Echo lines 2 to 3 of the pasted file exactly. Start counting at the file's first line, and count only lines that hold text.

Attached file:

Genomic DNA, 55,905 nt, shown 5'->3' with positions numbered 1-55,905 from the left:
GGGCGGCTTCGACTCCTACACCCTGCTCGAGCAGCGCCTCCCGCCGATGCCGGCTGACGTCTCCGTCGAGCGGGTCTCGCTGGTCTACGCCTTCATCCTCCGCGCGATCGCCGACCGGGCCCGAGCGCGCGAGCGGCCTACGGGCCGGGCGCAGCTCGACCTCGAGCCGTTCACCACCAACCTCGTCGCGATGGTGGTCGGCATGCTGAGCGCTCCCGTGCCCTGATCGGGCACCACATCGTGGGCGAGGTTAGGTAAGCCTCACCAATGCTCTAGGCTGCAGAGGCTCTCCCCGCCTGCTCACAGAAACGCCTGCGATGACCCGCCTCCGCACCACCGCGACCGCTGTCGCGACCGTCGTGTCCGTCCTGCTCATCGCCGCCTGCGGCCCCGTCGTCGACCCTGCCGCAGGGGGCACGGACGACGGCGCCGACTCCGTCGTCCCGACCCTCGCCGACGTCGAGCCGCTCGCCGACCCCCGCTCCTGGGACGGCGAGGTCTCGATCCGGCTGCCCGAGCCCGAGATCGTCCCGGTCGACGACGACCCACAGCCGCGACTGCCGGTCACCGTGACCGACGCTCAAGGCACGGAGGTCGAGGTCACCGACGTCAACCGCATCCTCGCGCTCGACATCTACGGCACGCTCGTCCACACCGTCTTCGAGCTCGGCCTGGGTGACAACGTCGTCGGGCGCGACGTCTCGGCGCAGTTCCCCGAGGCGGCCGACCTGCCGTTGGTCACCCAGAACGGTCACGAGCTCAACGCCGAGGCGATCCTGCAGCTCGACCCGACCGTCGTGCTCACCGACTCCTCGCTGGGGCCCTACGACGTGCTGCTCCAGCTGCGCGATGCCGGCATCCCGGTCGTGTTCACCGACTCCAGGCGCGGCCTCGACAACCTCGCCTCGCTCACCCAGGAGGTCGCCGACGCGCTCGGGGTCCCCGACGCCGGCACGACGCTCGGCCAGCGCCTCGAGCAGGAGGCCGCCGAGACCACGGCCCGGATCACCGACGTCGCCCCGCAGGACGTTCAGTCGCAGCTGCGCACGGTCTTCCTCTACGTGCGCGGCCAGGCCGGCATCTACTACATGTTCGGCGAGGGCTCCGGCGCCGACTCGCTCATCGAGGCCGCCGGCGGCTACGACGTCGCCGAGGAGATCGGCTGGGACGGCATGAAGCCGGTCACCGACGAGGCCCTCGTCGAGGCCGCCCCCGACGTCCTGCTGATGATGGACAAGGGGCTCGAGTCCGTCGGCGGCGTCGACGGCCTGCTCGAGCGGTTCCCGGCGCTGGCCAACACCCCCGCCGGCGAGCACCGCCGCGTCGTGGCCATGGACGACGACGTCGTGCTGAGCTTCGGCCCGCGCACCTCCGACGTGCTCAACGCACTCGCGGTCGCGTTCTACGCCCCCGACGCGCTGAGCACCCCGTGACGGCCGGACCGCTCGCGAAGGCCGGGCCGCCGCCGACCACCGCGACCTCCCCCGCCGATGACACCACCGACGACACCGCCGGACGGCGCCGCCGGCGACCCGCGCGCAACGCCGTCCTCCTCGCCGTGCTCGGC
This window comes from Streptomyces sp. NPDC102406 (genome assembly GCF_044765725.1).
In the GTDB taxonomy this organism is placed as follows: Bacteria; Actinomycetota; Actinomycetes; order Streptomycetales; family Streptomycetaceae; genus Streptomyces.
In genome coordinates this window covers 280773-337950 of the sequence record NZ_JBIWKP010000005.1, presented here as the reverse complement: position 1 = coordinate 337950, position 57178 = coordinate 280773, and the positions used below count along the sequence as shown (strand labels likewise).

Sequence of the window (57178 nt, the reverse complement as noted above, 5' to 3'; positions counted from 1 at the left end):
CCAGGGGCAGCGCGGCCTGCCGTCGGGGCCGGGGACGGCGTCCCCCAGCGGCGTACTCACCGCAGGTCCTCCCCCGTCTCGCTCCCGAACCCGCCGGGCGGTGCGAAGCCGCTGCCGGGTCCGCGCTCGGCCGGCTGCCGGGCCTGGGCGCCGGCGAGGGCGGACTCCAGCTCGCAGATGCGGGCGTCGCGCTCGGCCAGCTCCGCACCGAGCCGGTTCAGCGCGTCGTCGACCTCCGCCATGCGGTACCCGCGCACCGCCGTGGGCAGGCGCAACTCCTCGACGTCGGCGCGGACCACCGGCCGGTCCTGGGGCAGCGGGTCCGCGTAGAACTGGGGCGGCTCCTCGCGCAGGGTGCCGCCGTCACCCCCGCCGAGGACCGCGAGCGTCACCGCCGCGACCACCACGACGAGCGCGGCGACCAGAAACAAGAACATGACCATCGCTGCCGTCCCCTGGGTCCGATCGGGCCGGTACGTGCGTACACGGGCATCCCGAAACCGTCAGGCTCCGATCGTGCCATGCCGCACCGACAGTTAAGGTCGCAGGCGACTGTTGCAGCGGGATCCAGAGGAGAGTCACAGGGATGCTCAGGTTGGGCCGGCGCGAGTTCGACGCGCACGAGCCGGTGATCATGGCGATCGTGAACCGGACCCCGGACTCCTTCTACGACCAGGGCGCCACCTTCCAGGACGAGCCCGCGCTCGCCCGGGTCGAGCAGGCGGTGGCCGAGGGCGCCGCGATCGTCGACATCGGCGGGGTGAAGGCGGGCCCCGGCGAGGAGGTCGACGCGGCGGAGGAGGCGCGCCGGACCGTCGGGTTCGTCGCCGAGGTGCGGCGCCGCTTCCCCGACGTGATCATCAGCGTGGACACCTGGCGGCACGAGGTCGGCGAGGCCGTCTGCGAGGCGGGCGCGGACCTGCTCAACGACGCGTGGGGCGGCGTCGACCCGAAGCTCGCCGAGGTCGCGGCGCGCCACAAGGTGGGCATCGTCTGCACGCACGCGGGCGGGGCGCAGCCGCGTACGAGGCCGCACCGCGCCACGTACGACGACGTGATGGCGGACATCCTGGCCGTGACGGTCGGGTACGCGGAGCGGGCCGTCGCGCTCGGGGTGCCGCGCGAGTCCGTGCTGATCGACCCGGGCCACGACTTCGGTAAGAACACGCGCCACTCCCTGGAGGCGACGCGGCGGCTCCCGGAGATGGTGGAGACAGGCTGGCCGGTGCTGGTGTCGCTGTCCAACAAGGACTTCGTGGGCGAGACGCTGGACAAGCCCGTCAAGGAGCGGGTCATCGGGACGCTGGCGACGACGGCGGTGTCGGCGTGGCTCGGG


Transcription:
GGGCGGCTTCGACTCCTACACCCTGCTCGAGCAGCGCCTCCCGCCGATGCCGGCTGACGTCTCCGTCGAGCGGGTCTCGCTGGTCTACGCCTTCATCCTCCGCGCGATCGCCGACCGGGCCCGAGCGCGCGAGCGGCCTACGGGCCGGGCGCAGCTCGACCTCGAGCCGTTCACCACCAACCTCGTCGCGATGGTGGTCGGCATGCTGAGCGCTCCCGTGCCCTGATCGGGCACCACATCGTGGGCGAGGTTAGGTAAGCCTCACCAATGCTCTAGGCTGCAGAGGCTCTCCCCGCCTGCTCACAGAAACGCCTGCGATGACCCGCCTCCGCACCACCGCGACCGCTGTCGCGACCGTCGTGTCCGTCCTGCTCATCGCCGCCTGCGGCCCCGTCGTCGACCCTGCCGCAGGGGGCACGGACGACGGCGCCGACTCCGTCGTCCCGACCCTCGCCGACGTCGAGCCGCTCGCCGACCCCCGCTCCTGGGACGGCGAGGTCTCGATCCGGCTGCCCGAGCCCGAGATCGTCCCGGTCGACGACGACCCACAGCCGCGACTGCCGGTCACCGTGACCGACGCTCAAGGCACGGAGGTCGAGGTCACCGACGTCAACCGCATCCTCGCGCTCGACATCTACGGCACGCTCGTCCACACCGTCTTCGAGCTCGGCCTGGGTGACAACGTCGTCGGGCGCGACGTCTCGGCGCAGTTCCCCGAGGCGGCCGACCTGCCGTTGGTCACCCAGAACGGTCACGAGCTCAACGCCGAGGCGATCCTGCAGCTCGACCCGACCGTCGTGCTCACCGACTCCTCGCTGGGGCCCTACGACGTGCTGCTCCAGCTGCGCGATGCCGGCATCCCGGTCGTGTTCACCGACTCCAGGCGCGGCCTCGACAACCTCGCCTCGCTCACCCAGGAGGTCGCCGACGCGCTCGGGGTCCCCGACGCCGGCACGACGCTCGGCCAGCGCCTCGAGCAGGAGGCCGCCGAGACCACGGCCCGGATCACCGACGTCGCCCCGCAGGACGTTCAGTCGCAGCTGCGCACGGTCTTCCTCTACGTGCGCGGCCAGGCCGGCATCTACTACATGTTCGGCGAGGGCTCCGGCGCCGACTCGCTCATCGAGGCCGCCGGCGGCTACGACGTCGCCGAGGAGATCGGCTGGGACGGCATGAAGCCGGTCACCGACGAGGCCCTCGTCGAGGCCGCCCCCGACGTCCTGCTGATGATGGACAAGGGGCTCGAGTCCGTCGGCGGCGTCGACGGCCTGCTCGAGCGGTTCCCGGCGCTGGCCAACACCCCCGCCGGCGAGCACCGCCGCGTCGTGGCCATGGACGACGACGTCGTGCTGAGCTTCGGCCCGCGCACCTCCGACGTGCTCAACGCACTCGCGGTCGCGTTCTACGCCCCCGACGCGCTGAGCACCCCGTGACGGCCGGACCGCTCGCGAAGGCCGGGCCGCCGCCGACCACCGCGACCTCCCCCGCCGATGACACCACCGACGACACCGCCGGACGGCGCCGCCGGCGACCCGCGCGCAACGCCGTCCTCCTCGCCGTGCTCGGC
This window comes from Streptomyces sp. NPDC102406 (genome assembly GCF_044765725.1).